Complexity considerations for intervention (process) evaluation

For some years, I’ve been partly involved in the Let’s Move It intervention project, which targeted dysfunctional physical activity and sedentary behaviour patterns of older adolescents, by affecting their school environment as well as social and psychological factors.

I held a talk at the closing seminar; it was live streamed and is available here (on stage starting from about 1:57:00 in the recording). But if you were there, or are otherwise interested in the slides I promised, they are now here.

For a demonstration of non-stationary processes (which I didn’t talk about but which are mentioned in these slides), check out this video and an experimental mini-MOOC I made. Another blog post touching on some of the issues is found here.

 

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Misleading simplifications and where to find them (Slides & Mini-MOOC 11min)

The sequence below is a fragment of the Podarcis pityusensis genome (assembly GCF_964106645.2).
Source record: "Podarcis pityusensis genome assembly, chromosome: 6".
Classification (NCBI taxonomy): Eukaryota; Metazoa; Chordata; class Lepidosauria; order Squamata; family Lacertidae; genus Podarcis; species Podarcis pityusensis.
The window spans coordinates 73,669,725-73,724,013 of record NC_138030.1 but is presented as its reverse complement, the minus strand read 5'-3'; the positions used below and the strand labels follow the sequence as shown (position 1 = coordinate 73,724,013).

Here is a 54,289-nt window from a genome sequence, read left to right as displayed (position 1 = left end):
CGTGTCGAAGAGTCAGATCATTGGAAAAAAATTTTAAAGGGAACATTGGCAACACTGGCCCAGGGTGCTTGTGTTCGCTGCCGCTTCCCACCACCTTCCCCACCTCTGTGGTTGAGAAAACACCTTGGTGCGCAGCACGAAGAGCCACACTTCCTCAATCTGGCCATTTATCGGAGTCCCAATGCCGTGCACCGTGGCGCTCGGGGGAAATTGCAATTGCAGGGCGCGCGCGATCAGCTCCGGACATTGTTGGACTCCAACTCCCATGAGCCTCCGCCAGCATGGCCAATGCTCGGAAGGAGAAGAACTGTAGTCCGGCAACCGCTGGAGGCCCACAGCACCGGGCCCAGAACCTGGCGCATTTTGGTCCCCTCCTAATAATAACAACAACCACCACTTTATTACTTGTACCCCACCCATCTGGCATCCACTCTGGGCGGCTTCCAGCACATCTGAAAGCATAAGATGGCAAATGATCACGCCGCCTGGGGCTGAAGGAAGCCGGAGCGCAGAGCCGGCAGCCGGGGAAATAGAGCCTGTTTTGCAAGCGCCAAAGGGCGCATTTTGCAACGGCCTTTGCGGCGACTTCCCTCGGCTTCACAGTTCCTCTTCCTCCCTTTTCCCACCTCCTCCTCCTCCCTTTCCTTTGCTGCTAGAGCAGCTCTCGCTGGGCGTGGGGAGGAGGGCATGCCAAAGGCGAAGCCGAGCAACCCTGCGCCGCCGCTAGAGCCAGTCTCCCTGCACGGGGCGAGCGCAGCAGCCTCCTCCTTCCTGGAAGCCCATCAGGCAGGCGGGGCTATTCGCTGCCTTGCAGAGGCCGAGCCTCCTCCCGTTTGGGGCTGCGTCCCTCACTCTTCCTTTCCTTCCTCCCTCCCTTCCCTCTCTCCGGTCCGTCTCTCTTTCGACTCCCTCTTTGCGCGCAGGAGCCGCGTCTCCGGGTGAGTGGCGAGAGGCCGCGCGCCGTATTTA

The gist: to avoid getting fooled by them, we need to name our simplifying assumptions when modeling social scientific data. I’m experimenting with this visual approach to delivering information to those who think modeling is boring; feedback and improvement suggestions very welcome! [Similar presentation with between-individual longitudinal physical activity networks, presented at the Finnish Health Psychology conference: here]

I’m not as smooth as those talking heads on the interweb, so you may want just the slides. Download by clicking on the image below or watch at SlideShare.

SLIDE DECK:

misleading assumptions 1st slide

Mini-MOOC:

 

Note: Jan Vanhove thinks we shouldn’t  become paranoid with model assumptions; check his related blog post here!